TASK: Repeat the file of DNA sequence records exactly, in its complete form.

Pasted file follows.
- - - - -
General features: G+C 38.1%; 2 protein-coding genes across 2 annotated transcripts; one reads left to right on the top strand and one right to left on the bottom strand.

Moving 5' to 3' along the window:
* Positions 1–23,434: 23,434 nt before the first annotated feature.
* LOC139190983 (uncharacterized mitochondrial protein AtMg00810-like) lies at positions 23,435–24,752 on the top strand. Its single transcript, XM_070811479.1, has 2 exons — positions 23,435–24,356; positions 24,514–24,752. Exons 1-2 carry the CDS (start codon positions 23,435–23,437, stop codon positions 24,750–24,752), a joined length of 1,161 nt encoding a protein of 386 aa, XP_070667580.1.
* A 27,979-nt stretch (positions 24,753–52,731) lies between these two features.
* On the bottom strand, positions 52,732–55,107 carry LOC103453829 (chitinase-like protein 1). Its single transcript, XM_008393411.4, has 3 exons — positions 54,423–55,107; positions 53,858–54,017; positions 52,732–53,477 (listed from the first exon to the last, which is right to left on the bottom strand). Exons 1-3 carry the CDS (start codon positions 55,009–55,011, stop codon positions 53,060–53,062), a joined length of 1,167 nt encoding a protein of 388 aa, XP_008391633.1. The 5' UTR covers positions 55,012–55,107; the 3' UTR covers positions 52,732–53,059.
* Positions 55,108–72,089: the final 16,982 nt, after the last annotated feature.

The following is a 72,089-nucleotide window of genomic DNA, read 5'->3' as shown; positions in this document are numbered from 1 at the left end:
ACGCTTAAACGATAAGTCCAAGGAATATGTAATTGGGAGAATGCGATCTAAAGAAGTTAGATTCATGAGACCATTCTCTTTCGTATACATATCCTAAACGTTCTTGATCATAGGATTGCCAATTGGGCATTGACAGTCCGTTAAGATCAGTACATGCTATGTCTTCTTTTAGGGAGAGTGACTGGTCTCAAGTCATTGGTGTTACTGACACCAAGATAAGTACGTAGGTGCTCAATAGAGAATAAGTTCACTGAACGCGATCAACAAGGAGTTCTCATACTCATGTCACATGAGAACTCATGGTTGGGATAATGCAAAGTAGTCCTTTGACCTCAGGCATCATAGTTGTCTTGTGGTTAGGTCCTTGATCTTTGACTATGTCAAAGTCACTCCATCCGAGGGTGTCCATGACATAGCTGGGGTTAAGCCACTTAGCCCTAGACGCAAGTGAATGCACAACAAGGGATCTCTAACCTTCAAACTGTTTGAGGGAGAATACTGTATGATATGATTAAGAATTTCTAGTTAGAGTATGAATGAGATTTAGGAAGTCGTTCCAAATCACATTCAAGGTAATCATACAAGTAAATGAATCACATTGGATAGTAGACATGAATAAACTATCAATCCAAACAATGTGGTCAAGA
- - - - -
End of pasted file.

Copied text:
General features: G+C 38.1%; 2 protein-coding genes across 2 annotated transcripts; one reads left to right on the top strand and one right to left on the bottom strand.

Moving 5' to 3' along the window:
* Positions 1–23,434: 23,434 nt before the first annotated feature.
* LOC139190983 (uncharacterized mitochondrial protein AtMg00810-like) lies at positions 23,435–24,752 on the top strand. Its single transcript, XM_070811479.1, has 2 exons — positions 23,435–24,356; positions 24,514–24,752. Exons 1-2 carry the CDS (start codon positions 23,435–23,437, stop codon positions 24,750–24,752), a joined length of 1,161 nt encoding a protein of 386 aa, XP_070667580.1.
* A 27,979-nt stretch (positions 24,753–52,731) lies between these two features.
* On the bottom strand, positions 52,732–55,107 carry LOC103453829 (chitinase-like protein 1). Its single transcript, XM_008393411.4, has 3 exons — positions 54,423–55,107; positions 53,858–54,017; positions 52,732–53,477 (listed from the first exon to the last, which is right to left on the bottom strand). Exons 1-3 carry the CDS (start codon positions 55,009–55,011, stop codon positions 53,060–53,062), a joined length of 1,167 nt encoding a protein of 388 aa, XP_008391633.1. The 5' UTR covers positions 55,012–55,107; the 3' UTR covers positions 52,732–53,059.
* Positions 55,108–72,089: the final 16,982 nt, after the last annotated feature.

The following is a 72,089-nucleotide window of genomic DNA, read 5'->3' as shown; positions in this document are numbered from 1 at the left end:
ACGCTTAAACGATAAGTCCAAGGAATATGTAATTGGGAGAATGCGATCTAAAGAAGTTAGATTCATGAGACCATTCTCTTTCGTATACATATCCTAAACGTTCTTGATCATAGGATTGCCAATTGGGCATTGACAGTCCGTTAAGATCAGTACATGCTATGTCTTCTTTTAGGGAGAGTGACTGGTCTCAAGTCATTGGTGTTACTGACACCAAGATAAGTACGTAGGTGCTCAATAGAGAATAAGTTCACTGAACGCGATCAACAAGGAGTTCTCATACTCATGTCACATGAGAACTCATGGTTGGGATAATGCAAAGTAGTCCTTTGACCTCAGGCATCATAGTTGTCTTGTGGTTAGGTCCTTGATCTTTGACTATGTCAAAGTCACTCCATCCGAGGGTGTCCATGACATAGCTGGGGTTAAGCCACTTAGCCCTAGACGCAAGTGAATGCACAACAAGGGATCTCTAACCTTCAAACTGTTTGAGGGAGAATACTGTATGATATGATTAAGAATTTCTAGTTAGAGTATGAATGAGATTTAGGAAGTCGTTCCAAATCACATTCAAGGTAATCATACAAGTAAATGAATCACATTGGATAGTAGACATGAATAAACTATCAATCCAAACAATGTGGTCAAGA